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RIP, "Buffalo George" Toomer


by Jerome Weeks 20 Jul 2009

Bon vivant, oddball advertising guru, a droll social critic and all-round Dallas character, Toomer, 66, died in his sleep at his home. The News’ obituary is here. I know, I’m catching up from last week. But the local arts community should be aware of what we’ve lost. A genial man but disrespectful of most authority, […]

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georgeralphtoomer-customBon vivant, oddball advertising guru, a droll social critic and all-round Dallas character, Toomer, 66, died in his sleep at his home. The News’ obituary is here. I know, I’m catching up from last week. But the local arts community should be aware of what we’ve lost.

A genial man but disrespectful of most authority, he wrote and co-wrote several books (the News says three, but Amazon lists five, and that doesn’t even include his Dixie Chicks coloring book). He drew illustrations for the Wall Street Journal and Time, among other publications. Legend had it that George created the Frito Bandito character; he certainly drew the deliberately cartoony advertising campaigns for Dick’s Last Resort, Razoos and Bone Daddy’s. I once found a hand-painted postcard of some old-time cowgirls, showed it to George, and he claimed it was his artwork. Of course, I wouldn’t put it past him to pull my leg.

It seemed perfectly fitting that he excelled at restaurant image-making. I never saw George without a cigar or a glass in his hand, looking like a rumpled Orson Welles.  He once delivered a typical Toomer observation when I told him I was off that evening to see a stage show. He lifted his glass in toast and said: “The manufacture of  white wine will not die as long as theaters and galleries hold openings.” He downed his glass, made a face and added, “Make that the manufacture of weak white wine.”

I think George never played Falstaff on stage because it would have been too much like work and not enough fun. He also did it everyday, anyway.

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  • There was a time that I couldn’t go into a restaurant for lunch in what is now called Uptown without running into George and his sidekicks. My theory was that George had lunch a couple of times each day.

    He will be missed.

  • P.S. Is there going to be a memorial service?

    • The News story said only that friends were trying to arrange something but have no definite date yet.

    • Mike McRae

      Wake at Dick’s Last Resort, Houston and Lamar, Tues, July 21ST, 5 till you’re too drunk.

  • George had one credo: “I never lie to a friend. I never tell the truth in business”.

  • Randy Cook Perea

    I’ve been in love with George since 1968 but, as the days and blogs go on, I’m having an increasingly difficult time parting with him. Reading what others have to say reinforces what I’ve always known, so my heart is bursting. One day, George and I were sitting on his sofa in “The Little House on the Prairie.” (I was still 6 ft. tall and skinny.) My husband said, “You two look like the Hindenburg and its mooring mast!” As always, I’ll see you in the spring, Buffalo.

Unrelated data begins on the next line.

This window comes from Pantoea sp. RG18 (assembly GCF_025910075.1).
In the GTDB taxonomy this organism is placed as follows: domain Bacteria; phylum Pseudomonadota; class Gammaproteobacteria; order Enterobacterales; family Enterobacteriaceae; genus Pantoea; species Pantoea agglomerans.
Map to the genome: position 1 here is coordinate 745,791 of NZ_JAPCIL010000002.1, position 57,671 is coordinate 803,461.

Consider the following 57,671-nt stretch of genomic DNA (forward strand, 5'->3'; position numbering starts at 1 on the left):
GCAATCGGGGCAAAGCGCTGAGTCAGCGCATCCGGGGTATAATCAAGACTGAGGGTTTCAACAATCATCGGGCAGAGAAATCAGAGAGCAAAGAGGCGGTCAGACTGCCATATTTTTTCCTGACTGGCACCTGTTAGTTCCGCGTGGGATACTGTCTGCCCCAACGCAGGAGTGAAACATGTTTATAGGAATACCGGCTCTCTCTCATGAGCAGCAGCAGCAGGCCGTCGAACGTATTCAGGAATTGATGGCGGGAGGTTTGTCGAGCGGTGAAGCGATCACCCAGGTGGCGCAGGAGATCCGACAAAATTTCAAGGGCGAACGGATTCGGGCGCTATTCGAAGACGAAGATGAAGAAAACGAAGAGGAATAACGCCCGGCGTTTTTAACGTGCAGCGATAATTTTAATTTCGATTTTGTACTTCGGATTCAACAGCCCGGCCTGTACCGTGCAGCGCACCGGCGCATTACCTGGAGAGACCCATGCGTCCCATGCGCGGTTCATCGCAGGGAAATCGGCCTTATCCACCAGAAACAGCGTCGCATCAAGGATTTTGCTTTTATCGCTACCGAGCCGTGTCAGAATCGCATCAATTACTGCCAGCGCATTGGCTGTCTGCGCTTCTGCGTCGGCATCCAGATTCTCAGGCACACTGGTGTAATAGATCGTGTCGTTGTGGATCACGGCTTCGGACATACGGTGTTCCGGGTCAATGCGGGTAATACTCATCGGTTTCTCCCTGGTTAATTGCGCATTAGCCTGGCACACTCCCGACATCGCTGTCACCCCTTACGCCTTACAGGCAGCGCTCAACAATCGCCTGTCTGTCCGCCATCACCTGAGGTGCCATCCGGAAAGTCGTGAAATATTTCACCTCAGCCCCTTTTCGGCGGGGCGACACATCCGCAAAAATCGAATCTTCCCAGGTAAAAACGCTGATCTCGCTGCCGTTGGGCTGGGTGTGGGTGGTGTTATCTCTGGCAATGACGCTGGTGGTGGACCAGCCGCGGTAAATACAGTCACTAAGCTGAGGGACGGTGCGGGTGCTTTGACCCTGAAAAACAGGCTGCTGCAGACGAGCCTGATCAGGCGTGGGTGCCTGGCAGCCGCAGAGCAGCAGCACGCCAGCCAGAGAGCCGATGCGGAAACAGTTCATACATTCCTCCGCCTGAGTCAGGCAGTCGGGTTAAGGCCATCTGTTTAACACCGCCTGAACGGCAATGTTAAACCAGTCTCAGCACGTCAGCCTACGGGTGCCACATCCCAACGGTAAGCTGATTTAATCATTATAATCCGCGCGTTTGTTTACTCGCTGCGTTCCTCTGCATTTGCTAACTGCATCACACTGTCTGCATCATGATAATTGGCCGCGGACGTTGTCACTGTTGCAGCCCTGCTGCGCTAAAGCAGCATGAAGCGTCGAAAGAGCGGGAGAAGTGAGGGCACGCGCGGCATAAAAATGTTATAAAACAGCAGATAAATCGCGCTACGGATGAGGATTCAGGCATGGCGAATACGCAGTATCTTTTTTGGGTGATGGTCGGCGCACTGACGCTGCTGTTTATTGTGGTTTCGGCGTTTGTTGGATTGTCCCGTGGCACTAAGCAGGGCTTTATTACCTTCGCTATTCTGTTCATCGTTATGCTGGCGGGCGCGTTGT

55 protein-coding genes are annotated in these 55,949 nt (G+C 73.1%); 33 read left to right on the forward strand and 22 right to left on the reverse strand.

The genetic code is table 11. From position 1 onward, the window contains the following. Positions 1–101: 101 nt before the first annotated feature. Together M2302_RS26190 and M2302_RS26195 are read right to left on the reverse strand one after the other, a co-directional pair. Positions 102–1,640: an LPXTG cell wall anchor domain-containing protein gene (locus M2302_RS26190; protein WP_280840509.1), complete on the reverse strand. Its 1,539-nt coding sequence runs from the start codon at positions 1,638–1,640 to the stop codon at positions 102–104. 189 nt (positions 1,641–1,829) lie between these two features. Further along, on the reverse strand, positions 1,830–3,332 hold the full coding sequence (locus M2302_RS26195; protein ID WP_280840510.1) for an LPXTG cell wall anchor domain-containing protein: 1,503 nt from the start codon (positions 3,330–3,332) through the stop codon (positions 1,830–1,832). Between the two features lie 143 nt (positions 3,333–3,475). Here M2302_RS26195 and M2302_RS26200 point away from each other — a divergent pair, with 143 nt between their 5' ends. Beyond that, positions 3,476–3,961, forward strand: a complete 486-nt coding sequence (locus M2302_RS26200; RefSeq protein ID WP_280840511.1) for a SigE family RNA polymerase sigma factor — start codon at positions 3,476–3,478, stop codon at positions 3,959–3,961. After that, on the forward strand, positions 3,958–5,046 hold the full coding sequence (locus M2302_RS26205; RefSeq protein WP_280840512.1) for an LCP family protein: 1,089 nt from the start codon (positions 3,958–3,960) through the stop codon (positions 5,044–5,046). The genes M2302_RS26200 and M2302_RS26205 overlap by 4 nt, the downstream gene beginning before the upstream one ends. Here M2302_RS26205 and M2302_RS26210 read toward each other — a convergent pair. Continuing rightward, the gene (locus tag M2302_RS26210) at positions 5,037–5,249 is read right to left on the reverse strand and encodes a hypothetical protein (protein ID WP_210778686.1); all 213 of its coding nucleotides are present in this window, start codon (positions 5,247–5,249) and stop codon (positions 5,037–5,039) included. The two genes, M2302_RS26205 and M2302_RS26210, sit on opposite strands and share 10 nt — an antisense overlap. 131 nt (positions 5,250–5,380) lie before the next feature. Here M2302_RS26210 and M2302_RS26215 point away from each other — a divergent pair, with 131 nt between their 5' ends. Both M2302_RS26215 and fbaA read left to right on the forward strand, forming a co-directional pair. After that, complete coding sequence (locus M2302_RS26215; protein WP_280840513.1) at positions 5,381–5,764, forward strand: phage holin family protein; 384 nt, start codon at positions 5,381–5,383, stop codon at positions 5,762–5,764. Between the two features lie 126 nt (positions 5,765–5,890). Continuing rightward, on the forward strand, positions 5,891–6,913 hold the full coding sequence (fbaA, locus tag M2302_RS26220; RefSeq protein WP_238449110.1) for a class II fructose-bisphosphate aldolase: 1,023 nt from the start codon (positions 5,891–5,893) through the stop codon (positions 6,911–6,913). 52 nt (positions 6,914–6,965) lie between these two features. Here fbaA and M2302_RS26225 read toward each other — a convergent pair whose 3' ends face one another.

• I was probably introduced to George twenty times over a period of fifteen years by mutual friends in the ad world who frequented the restaurants in the Oak Lawn area but he never remembered me from one time to the next, even the next day. Then, early one morning in Good Eats (now Luckys) it happened. He remembered my name and invited me to join his table. That was late 80’s and until late-90’s, i got to sit next to this man (who could go from wonderful to awful and back in less than 60 seconds), each morning for breakfast. We argued a lot but i always adored him for reasons known only to those of us who have a soft spot for “bad boys”. A new sweetheart came into his life and the breakfast group lost their soul and stopped meeting. Over the years since, we would call each other near our birthdays and promise to get together. I will miss that call in April and his all-knowing voice saying, “hey Squirt… how’s the birthday girl”. And maybe when i call him this December he will pick up and tell me he has found a great party and lots of famous people are celebrating with him. One of my greatest treasures is a photograph he gave me of himself standing on a sidewalk, holding a sign that reads, “WILL EXPLAIN QUANTUM THEORY FOR FOOD”. One of the most memorable characters of our generation has left the planet… but maybe he’s hovering.

  • Aaron Barker

    George was one of my best friends. I still go to pick up the phone to call him. I spent many days shooting the shit with him and making runs to 7-11. He had a huge impact on my life. I will never forget him. He listened and influenced me like no other in my life. I will always love that man and carry the torch. All will not be forgotten George.
    Sincerely,
    Aaron Barker

  • Julie

    My uncle was the best, cant believe he is gone

  • julie

    he was a great man i cant believe he died at only 66.

  • JERRY JOHNSON

    GEORGE TOOMER WAS QUITE A CHARACTER AT WOODROW WILSON HIGH SCHOOL WHERE HE WOULD SIT IN STUDY HALL AND DRAW CRAZY HOT RODDERS ON INSIDE OUT PAPER TEXTBOOK COVERS FOR ME AND A FEW OTHER GUYS..HE DID THESE THINGS FOR FUN AND WAS JUST A REALLY COOL GUY…I NEVER SAW GEORGE AFTER HIGH SCHOOL BUT I HEARD ABOUT ALOT OF HIS ILLUSTRATIONS IN THE JOURNAL AND DALLAS NEWS…ANYWAY,,,,THERE IS AN AFTERLIFE AND GEORGE IS THERE……….